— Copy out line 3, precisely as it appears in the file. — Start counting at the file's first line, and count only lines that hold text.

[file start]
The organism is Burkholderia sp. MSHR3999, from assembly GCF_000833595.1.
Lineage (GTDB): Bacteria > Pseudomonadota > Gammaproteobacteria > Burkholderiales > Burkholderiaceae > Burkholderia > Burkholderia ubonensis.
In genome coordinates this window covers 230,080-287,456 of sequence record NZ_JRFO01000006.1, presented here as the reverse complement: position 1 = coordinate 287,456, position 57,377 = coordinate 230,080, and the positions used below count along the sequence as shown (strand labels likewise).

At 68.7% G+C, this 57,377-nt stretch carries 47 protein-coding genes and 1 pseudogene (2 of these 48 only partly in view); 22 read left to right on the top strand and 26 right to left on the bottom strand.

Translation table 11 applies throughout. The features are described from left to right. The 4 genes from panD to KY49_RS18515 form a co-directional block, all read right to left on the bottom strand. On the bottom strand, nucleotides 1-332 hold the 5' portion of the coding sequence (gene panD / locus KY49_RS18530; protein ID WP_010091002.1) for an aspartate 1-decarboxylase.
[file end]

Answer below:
In genome coordinates this window covers 230,080-287,456 of sequence record NZ_JRFO01000006.1, presented here as the reverse complement: position 1 = coordinate 287,456, position 57,377 = coordinate 230,080, and the positions used below count along the sequence as shown (strand labels likewise).